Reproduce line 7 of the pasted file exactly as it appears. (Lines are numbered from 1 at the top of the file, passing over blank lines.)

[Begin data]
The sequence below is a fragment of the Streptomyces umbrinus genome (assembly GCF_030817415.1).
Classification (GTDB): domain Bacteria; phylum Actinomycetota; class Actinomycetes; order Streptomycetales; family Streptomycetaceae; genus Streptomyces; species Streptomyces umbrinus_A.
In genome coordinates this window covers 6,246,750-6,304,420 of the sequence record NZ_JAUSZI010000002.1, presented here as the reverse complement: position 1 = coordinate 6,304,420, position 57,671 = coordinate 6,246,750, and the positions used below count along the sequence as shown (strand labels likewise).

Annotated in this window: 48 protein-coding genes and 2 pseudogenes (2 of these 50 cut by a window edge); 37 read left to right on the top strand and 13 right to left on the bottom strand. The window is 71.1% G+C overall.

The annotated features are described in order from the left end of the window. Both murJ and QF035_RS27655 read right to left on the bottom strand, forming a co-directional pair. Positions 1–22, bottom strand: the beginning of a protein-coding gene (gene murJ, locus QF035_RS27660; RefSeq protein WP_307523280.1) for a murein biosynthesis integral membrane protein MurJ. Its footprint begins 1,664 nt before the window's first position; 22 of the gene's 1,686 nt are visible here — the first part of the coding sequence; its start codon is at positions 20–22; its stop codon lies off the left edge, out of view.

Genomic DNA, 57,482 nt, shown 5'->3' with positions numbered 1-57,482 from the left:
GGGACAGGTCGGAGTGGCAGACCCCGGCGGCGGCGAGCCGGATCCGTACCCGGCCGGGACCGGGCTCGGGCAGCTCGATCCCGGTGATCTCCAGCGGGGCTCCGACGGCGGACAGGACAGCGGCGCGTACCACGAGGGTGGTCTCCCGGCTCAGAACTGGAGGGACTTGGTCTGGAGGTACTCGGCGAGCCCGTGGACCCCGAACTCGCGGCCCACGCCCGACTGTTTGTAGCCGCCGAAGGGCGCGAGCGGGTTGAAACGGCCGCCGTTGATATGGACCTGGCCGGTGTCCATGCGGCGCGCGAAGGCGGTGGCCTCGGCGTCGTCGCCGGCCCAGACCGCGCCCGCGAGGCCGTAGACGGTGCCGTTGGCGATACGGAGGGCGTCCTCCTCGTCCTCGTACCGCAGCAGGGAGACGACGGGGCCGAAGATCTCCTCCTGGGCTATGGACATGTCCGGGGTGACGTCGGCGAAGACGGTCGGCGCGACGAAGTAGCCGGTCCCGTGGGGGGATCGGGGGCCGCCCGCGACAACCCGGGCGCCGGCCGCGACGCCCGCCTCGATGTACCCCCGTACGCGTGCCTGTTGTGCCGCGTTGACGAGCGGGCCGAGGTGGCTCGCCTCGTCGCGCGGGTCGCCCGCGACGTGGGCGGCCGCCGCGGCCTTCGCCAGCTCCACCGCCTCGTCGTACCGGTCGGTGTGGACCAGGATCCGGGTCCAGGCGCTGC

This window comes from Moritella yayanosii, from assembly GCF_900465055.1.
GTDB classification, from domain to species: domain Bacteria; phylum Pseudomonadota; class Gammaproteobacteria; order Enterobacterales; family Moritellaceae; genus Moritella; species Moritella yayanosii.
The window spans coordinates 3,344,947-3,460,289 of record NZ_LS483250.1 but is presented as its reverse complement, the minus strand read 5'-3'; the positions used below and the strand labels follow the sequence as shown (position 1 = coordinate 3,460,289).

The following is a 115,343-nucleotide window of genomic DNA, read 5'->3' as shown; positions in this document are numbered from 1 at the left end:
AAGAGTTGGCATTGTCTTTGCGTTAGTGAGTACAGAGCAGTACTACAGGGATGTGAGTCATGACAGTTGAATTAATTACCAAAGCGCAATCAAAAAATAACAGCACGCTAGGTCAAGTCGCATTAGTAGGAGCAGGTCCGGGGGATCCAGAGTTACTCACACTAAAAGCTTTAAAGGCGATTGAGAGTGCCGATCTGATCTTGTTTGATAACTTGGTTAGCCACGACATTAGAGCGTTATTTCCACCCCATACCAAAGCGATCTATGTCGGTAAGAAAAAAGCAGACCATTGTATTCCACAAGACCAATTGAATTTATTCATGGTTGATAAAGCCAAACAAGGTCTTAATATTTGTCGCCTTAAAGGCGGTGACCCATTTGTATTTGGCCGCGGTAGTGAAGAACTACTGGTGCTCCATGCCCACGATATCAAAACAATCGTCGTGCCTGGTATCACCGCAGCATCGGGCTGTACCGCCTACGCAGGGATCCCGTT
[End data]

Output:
GGGACAGGTCGGAGTGGCAGACCCCGGCGGCGGCGAGCCGGATCCGTACCCGGCCGGGACCGGGCTCGGGCAGCTCGATCCCGGTGATCTCCAGCGGGGCTCCGACGGCGGACAGGACAGCGGCGCGTACCACGAGGGTGGTCTCCCGGCTCAGAACTGGAGGGACTTGGTCTGGAGGTACTCGGCGAGCCCGTGGACCCCGAACTCGCGGCCCACGCCCGACTGTTTGTAGCCGCCGAAGGGCGCGAGCGGGTTGAAACGGCCGCCGTTGATATGGACCTGGCCGGTGTCCATGCGGCGCGCGAAGGCGGTGGCCTCGGCGTCGTCGCCGGCCCAGACCGCGCCCGCGAGGCCGTAGACGGTGCCGTTGGCGATACGGAGGGCGTCCTCCTCGTCCTCGTACCGCAGCAGGGAGACGACGGGGCCGAAGATCTCCTCCTGGGCTATGGACATGTCCGGGGTGACGTCGGCGAAGACGGTCGGCGCGACGAAGTAGCCGGTCCCGTGGGGGGATCGGGGGCCGCCCGCGACAACCCGGGCGCCGGCCGCGACGCCCGCCTCGATGTACCCCCGTACGCGTGCCTGTTGTGCCGCGTTGACGAGCGGGCCGAGGTGGCTCGCCTCGTCGCGCGGGTCGCCCGCGACGTGGGCGGCCGCCGCGGCCTTCGCCAGCTCCACCGCCTCGTCGTACCGGTCGGTGTGGACCAGGATCCGGGTCCAGGCGCTGC